In the event of a government shutdown, the Smithsonian will remain OPEN through at least Saturday, October 7. Check back for updates...
Every invention and innovation is someone’s attempt to turn a problem into a solution. The results: old neighborhoods revitalized, historic business districts rejuvenated, new festivals and cultural attractions generated and much more. “Spark! Places of Innovation,” a traveling exhibition from the Smithsonian’s Museum on Main Street (MoMS) program, highlights how innovation has shaped small towns across the country and examines the diversity, ingenuity and tenacity of rural America.
A collaboration of the Smithsonian Institution Traveling Exhibition Service (SITES) and state humanities councils, MoMS is traveling four copies of “Spark!” on simultaneous yearlong tours of Idaho, Illinois, Kentucky and Michigan. The exhibition opens May 20 at the West Bonner Library in Priest River, Idaho, and the Alpena County George N. Fletcher Public Library in Alpena, Michigan. It will be open June 17–July 22 at the Ohio River Scenic Byway Visitors Center in Equality, Illinois, and the Boone County Public Library in Burlington, Kentucky. “Spark!” will travel to up to 144 small towns across 24 states throughout the next six years. The full tour itinerary can be viewed online.
“Spark! Places of Innovation” highlights innovation in rural America from the perspective of the people who lived it. The exhibition features stories and images from over 30 communities across the nation gathered through a crowdsourcing initiative. These places of innovation examined their existing assets, characteristics, people, resources and history to tackle the challenges of today with creative solutions and chart new directions for their future. Through photographs, hands-on interactives, objects and videos, “Spark!” reveals the leaders, challenges, successes and future of innovation in each featured town.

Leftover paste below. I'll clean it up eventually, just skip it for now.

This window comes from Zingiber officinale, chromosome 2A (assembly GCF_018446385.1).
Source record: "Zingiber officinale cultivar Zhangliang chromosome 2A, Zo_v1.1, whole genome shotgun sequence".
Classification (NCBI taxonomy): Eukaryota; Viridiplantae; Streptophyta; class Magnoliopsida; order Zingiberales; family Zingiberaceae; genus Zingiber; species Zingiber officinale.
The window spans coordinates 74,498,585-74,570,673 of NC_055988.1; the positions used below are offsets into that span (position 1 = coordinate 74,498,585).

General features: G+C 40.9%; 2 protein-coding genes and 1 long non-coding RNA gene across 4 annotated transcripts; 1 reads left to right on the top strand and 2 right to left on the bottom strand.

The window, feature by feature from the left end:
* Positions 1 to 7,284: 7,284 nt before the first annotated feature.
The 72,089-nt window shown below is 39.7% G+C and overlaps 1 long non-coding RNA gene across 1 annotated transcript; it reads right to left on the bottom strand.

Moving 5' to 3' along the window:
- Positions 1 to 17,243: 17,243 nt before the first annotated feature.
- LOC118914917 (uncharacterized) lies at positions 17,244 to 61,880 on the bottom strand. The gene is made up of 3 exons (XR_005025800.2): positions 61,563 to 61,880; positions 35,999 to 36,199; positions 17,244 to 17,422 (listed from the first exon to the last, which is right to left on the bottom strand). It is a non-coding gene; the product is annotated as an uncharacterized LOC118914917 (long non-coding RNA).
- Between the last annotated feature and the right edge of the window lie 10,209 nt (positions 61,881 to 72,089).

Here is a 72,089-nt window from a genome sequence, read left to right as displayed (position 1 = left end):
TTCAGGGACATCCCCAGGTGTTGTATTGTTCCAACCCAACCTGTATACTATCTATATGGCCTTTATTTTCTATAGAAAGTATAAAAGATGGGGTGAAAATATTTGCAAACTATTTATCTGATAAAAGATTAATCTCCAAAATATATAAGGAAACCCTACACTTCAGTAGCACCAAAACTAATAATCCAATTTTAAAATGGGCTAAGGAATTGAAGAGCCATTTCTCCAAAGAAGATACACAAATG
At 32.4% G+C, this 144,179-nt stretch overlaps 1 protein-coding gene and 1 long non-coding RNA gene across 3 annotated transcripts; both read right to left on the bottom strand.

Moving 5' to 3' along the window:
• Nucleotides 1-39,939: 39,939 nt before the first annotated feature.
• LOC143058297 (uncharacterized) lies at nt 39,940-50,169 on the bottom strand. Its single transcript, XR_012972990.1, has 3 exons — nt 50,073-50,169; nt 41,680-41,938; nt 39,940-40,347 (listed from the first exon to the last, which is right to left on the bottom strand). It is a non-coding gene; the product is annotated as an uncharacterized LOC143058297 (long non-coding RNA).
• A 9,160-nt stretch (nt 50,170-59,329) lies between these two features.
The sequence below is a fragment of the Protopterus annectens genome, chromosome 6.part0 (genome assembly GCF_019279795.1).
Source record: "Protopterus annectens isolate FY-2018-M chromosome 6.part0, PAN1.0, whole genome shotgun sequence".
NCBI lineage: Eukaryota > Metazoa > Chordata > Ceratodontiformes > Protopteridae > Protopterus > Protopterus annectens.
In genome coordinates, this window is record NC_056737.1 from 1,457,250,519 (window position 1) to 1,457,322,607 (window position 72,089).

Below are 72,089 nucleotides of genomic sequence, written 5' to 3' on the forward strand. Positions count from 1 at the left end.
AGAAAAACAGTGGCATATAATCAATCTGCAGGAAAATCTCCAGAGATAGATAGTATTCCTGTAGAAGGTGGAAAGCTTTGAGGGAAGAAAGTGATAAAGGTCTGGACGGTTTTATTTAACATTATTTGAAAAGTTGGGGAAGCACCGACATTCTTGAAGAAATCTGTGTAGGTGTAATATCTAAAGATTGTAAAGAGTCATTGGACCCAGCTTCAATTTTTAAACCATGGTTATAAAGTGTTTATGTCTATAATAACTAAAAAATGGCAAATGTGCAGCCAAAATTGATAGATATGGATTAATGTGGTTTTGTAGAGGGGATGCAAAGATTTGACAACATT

The exhibition is organized into four different categories of innovation: social, artistic, technological and cultural. Examples of innovation include the Art & Environment Initiative in Meadville, Pennsylvania, that collaborates with community members through public art projects that revitalize, beautify and help transform shared spaces. And the University of New Mexico (UNM)–Taos Hub of Internet-based Vocation and Education brought together educators, environmentalists and local leaders to create a coworking space, a small business support center and on-site UNM–Taos classes.
Designed for small-town museums, libraries and cultural organizations, “Spark!” will serve as a community meeting place for conversations about innovation. With the support and guidance of state humanities councils, these towns will develop complementary exhibits, host public programs and facilitate educational initiatives to raise people’s understanding about their own history, the joys and challenges of living rural, how change has impacted their community and prompt discussion of goals for the future.
Museum on Main Street (MoMS), a program of the Smithsonian Institution Traveling Exhibition Service (SITES), works with state humanities councils to bring cultural resources and develop capacity around small exhibitions in rural communities across America. SITES connects Americans to their shared cultural heritage through a wide range of exhibitions about art, science and history, which are shown wherever people live, work and play. “Spark!” was inspired by “Places of Invention,” an exhibition developed by the Smithsonian’s Lemelson Center for the Study of Invention and Innovation. To learn more about “Spark! Places of Innovation” and other Museum on Main Street exhibitions, visit www.museumonmainstreet.org.
# # #
Contacts at State Humanities Councils